“It is time to move beyond outrage, sympathy and disbelief. That’s where we are right now when it comes to road safety. Every weekend delivers its horror pictures. Every Saturday night produces its tragedies. Every week some road in Ireland is grimly decorated with flowers commemorating a life lost.
“Bringing about a culture change in road behaviour will require us to deploy our resources effectively across a number of key interventions. We are all familiar with the Three Es -enforcement, engineering and education,” he explained.
Noel Brett’s sincerity is palpable. His commitment to his five-year contract means he has become a zealot in the cause of rendering road carnage negligible.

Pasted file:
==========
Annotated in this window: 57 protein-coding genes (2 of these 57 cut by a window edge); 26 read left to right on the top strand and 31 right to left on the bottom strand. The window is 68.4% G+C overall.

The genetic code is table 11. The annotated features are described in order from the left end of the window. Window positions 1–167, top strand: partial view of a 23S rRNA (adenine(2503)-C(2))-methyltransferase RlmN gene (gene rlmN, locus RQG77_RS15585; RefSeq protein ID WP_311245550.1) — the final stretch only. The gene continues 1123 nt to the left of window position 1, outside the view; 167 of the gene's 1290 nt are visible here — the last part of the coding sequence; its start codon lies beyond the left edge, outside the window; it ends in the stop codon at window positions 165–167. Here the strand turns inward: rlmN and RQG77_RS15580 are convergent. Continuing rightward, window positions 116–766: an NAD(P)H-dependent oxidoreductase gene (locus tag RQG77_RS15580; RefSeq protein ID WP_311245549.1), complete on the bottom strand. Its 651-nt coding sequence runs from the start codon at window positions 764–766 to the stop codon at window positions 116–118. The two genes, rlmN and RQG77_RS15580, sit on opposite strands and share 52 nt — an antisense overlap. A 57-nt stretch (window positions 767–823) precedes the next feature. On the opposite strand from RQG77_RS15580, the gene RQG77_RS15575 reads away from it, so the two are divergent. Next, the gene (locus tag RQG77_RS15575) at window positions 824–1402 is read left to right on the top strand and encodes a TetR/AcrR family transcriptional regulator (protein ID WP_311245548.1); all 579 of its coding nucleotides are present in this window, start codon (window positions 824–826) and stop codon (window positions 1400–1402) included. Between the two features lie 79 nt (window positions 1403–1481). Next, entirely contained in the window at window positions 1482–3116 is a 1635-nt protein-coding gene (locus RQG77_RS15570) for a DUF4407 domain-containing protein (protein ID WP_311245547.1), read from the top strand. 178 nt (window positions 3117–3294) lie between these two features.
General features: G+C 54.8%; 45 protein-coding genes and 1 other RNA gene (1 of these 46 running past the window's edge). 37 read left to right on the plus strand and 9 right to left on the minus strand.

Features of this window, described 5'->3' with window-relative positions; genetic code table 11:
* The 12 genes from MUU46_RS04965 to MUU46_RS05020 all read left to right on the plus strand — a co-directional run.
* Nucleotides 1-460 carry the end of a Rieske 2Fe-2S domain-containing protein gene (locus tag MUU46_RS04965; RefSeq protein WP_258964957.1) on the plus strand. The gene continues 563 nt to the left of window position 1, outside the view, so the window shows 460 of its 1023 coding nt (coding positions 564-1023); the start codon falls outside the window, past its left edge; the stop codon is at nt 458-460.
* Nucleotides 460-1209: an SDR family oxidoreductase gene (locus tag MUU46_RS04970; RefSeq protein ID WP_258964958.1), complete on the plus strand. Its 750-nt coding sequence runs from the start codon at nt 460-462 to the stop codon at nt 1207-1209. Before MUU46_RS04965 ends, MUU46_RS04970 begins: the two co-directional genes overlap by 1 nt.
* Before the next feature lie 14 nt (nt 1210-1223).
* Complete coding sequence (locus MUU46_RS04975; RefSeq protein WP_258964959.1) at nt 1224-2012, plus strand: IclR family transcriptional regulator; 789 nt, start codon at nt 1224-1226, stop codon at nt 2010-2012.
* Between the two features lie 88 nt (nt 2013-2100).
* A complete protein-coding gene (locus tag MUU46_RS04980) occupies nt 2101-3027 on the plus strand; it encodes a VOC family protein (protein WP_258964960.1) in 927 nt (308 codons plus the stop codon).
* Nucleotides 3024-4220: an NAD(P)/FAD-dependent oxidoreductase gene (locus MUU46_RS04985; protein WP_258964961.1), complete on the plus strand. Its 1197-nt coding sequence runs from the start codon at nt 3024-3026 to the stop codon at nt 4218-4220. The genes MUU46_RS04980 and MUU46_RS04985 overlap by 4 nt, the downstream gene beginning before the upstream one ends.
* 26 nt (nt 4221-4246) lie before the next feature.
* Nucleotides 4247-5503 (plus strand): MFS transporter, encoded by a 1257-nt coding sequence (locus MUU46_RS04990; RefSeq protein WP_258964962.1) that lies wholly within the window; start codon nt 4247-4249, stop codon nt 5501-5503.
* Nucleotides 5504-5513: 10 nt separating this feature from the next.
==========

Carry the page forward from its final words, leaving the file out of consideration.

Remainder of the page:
But, these key factors are rendered useless, ineffectual, if people do not take primary responsibility. Ireland’s recent affluence has meant the purchase of cars has become increasingly commonplace, particularly by parents for their young adult children. This wealth, coupled with peer pressure, and the easy allure and availability of recreational drugs, provides a potentially lethal cocktail. 
“While education and enforcement may be key variables, they only make the message more compelling. It is through simple habits that we adopt - car pooling - for example, that the culture and attitudes will be changed.”
Last month the RSA invited the Irish public to submit its ideas on a new road safety strategy for the country. Noel Brett’s rationale is that if the agency is to try and save lives and prevent injury from road collisions, ‘it’s imperative that we harvest every idea, every insight, every observation’.